Why should this be the case? "In general, oblique approaches recognise that complex objectives tend to be imprecisely defined and contain many elements that are not necessarily or obviously compatible with one another" Kay explains, noting that "oblique approaches often step backwards to move forwards". An imprecise goal (such as "to live a happy life") with incompatible parts ("I'll be happy if I'm slim, but eating chocolate also makes me happy") combined with the unknowns of the complex world we live in conspire to make direct approaches fraught with uncertainty and failure. The lateral thinking that inspires an oblique approach - such as the Japanese capture of Singapore by attacking through the supposedly impenetrable landward jungle on bicycles rather than the heavily defended sea approach as expected by the British defenders - often leads to greater success. Or to take a different example, Kay amusingly shows how imposing new government targets in the public sector when none existed before can worsen the service provided because some efforts that would previously have been directed towards providing that service now go towards satisfying the targets instead (although I doubt many readers will have been surprised by that one).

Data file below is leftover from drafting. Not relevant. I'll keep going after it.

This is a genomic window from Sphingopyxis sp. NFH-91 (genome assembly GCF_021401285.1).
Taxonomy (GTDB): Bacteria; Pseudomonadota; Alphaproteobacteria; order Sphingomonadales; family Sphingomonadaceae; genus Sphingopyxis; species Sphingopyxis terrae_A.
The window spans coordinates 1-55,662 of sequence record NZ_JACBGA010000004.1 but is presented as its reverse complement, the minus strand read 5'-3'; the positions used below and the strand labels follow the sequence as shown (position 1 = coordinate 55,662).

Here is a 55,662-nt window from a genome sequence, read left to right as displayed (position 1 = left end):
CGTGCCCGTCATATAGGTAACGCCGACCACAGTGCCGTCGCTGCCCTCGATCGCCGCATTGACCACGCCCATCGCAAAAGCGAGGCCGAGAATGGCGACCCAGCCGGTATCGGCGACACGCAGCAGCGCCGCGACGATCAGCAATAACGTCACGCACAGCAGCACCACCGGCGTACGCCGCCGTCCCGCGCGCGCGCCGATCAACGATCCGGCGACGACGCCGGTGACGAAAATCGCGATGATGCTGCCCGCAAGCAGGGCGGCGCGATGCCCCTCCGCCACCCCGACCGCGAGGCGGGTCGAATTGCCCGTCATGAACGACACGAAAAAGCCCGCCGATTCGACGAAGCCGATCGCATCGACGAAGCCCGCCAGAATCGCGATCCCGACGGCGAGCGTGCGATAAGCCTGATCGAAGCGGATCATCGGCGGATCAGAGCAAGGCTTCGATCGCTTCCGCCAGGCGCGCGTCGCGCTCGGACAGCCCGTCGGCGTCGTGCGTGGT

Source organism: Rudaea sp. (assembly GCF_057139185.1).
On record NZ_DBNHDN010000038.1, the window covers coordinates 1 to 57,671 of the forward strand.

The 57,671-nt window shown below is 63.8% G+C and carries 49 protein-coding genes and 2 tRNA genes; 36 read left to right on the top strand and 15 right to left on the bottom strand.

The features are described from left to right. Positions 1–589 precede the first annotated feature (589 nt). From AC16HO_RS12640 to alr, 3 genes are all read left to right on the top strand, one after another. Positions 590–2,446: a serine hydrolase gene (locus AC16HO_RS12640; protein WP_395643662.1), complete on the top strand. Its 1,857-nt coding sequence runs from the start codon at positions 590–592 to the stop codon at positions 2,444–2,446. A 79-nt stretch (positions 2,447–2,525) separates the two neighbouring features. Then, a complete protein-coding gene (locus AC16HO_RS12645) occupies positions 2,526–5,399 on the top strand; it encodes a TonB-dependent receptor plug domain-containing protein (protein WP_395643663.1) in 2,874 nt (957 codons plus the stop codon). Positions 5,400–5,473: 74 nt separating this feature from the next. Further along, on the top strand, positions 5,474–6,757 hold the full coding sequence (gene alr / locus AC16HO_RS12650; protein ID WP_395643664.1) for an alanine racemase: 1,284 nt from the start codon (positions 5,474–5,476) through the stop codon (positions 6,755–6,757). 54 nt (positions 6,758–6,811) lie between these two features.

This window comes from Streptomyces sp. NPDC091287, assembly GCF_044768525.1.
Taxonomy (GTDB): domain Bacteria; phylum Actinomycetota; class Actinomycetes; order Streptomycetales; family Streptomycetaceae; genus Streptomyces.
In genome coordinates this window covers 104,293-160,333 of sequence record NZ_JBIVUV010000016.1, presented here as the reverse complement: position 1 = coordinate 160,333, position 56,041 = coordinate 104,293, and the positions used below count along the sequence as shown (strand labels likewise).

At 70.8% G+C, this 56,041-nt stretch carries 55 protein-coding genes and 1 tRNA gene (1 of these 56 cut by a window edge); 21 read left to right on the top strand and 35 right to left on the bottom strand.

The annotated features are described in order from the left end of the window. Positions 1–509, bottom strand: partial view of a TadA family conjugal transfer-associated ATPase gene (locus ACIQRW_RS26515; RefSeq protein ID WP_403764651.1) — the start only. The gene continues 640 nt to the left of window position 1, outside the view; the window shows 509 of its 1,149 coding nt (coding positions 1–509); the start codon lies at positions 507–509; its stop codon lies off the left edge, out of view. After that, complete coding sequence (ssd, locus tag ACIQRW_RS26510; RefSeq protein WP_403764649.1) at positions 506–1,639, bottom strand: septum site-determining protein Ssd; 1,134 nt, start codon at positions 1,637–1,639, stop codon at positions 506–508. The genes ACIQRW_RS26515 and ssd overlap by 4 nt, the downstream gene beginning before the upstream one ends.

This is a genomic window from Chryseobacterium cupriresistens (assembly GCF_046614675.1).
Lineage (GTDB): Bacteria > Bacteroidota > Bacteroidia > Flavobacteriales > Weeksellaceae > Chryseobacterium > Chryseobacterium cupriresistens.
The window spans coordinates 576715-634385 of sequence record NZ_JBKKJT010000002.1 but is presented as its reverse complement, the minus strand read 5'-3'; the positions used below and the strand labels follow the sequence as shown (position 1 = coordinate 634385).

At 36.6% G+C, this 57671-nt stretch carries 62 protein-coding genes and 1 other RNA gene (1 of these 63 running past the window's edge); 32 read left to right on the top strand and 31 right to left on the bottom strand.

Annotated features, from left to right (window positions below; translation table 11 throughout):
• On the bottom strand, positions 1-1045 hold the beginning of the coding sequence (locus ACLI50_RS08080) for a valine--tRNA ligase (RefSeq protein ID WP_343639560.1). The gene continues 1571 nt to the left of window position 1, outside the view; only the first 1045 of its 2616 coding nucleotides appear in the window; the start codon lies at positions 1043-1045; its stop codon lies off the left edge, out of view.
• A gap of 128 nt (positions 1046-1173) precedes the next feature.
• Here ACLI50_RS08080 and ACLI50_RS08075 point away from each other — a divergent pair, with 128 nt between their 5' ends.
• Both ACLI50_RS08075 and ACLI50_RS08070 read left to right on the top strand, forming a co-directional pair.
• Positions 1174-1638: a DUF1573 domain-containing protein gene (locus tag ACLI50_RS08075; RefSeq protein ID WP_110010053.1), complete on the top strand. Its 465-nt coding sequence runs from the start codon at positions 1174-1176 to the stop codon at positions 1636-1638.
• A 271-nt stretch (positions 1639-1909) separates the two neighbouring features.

The idea of obliquity is perhaps nothing new, but the way that Kay describes it, argues for it and provides a framework to which it can be applied to better our own decision making is novel and makes for interesting reading. He can also be praised for the breadth of the examples used - this book may be grounded in economics, but discussions ranging from the compiling of anthologies to how Beckham scored a certain free kick against Greece make it a good deal more accessible to a non-specialist audience. Admittedly there were a few places where I found it hard work or a trifle repetitive, but the majority of the book was highly readable and even managed to stray over into humour (and I never thought I would say that about anything written by an economist).
Of course, the down side of reading this book is that you soon come to realise that the people praised for taking a direct approach to solving our problems and tackling issues strongly and head on (usually politicians) are the ones that are being (now provably) ineffective. Those oblique thinkers lurking in the background that might come up with more effective results are usually overlooked by the world at large because the public cannot directly and easily link their processes with the results they want. This might lead us into missing out on good decision making and problem solving that would benefit us greatly. A sobering thought in a time where there seems to be so many problems that would benefit from some fresh, lateral thinking.
=== Details ===
"Obliquity" by John Kay
Paperback edition, 210pp, Profile Books, 2011
=== With thanks to Profile Books for sending me my review copy of Obliquity ===